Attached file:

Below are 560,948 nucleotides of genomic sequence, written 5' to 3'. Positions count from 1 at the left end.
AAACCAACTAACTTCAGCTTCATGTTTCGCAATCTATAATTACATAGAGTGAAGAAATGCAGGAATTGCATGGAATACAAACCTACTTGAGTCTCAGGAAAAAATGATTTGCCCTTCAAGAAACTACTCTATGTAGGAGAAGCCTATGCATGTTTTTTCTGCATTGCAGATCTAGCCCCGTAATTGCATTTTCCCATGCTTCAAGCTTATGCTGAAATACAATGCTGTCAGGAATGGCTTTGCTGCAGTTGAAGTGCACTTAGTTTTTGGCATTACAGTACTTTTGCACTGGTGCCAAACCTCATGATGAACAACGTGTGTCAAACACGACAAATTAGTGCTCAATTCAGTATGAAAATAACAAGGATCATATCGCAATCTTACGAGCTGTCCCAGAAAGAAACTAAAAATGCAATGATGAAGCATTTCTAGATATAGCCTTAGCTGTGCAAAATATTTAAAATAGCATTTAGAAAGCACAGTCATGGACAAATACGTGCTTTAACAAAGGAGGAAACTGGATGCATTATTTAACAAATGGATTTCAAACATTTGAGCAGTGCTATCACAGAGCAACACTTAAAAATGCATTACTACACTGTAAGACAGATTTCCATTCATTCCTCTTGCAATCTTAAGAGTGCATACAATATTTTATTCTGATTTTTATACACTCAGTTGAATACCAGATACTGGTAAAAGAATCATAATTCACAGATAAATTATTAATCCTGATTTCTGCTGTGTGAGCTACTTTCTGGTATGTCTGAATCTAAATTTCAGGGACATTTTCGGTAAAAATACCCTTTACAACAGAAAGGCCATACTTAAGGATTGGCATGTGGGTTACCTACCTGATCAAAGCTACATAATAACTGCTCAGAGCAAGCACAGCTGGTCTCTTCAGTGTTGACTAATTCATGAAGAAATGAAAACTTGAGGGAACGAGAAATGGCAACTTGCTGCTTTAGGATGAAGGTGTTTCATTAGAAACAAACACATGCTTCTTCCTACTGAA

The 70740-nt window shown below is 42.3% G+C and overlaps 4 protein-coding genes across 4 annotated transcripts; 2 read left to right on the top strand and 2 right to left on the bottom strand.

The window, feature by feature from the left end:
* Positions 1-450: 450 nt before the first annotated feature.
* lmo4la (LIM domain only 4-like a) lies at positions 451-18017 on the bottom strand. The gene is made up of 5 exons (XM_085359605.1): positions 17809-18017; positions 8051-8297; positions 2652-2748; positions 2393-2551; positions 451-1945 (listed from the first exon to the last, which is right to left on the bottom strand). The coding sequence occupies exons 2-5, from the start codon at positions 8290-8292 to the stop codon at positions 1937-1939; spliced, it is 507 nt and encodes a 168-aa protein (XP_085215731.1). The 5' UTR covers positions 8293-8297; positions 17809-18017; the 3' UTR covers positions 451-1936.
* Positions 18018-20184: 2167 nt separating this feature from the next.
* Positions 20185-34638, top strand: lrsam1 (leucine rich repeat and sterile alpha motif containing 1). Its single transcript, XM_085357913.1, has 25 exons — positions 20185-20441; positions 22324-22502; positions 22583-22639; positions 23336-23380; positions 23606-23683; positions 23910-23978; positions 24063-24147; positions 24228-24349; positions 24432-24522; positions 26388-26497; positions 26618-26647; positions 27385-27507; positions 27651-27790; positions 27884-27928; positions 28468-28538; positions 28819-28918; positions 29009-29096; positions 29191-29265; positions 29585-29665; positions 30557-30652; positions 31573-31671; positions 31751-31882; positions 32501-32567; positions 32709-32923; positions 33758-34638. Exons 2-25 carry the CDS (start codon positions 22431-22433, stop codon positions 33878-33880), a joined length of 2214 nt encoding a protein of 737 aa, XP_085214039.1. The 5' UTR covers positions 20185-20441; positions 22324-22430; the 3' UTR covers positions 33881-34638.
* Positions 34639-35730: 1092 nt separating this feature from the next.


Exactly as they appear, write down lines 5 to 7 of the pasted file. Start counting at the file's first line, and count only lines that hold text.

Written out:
* Positions 1-450: 450 nt before the first annotated feature.
* lmo4la (LIM domain only 4-like a) lies at positions 451-18017 on the bottom strand. The gene is made up of 5 exons (XM_085359605.1): positions 17809-18017; positions 8051-8297; positions 2652-2748; positions 2393-2551; positions 451-1945 (listed from the first exon to the last, which is right to left on the bottom strand). The coding sequence occupies exons 2-5, from the start codon at positions 8290-8292 to the stop codon at positions 1937-1939; spliced, it is 507 nt and encodes a 168-aa protein (XP_085215731.1). The 5' UTR covers positions 8293-8297; positions 17809-18017; the 3' UTR covers positions 451-1936.
* Positions 18018-20184: 2167 nt separating this feature from the next.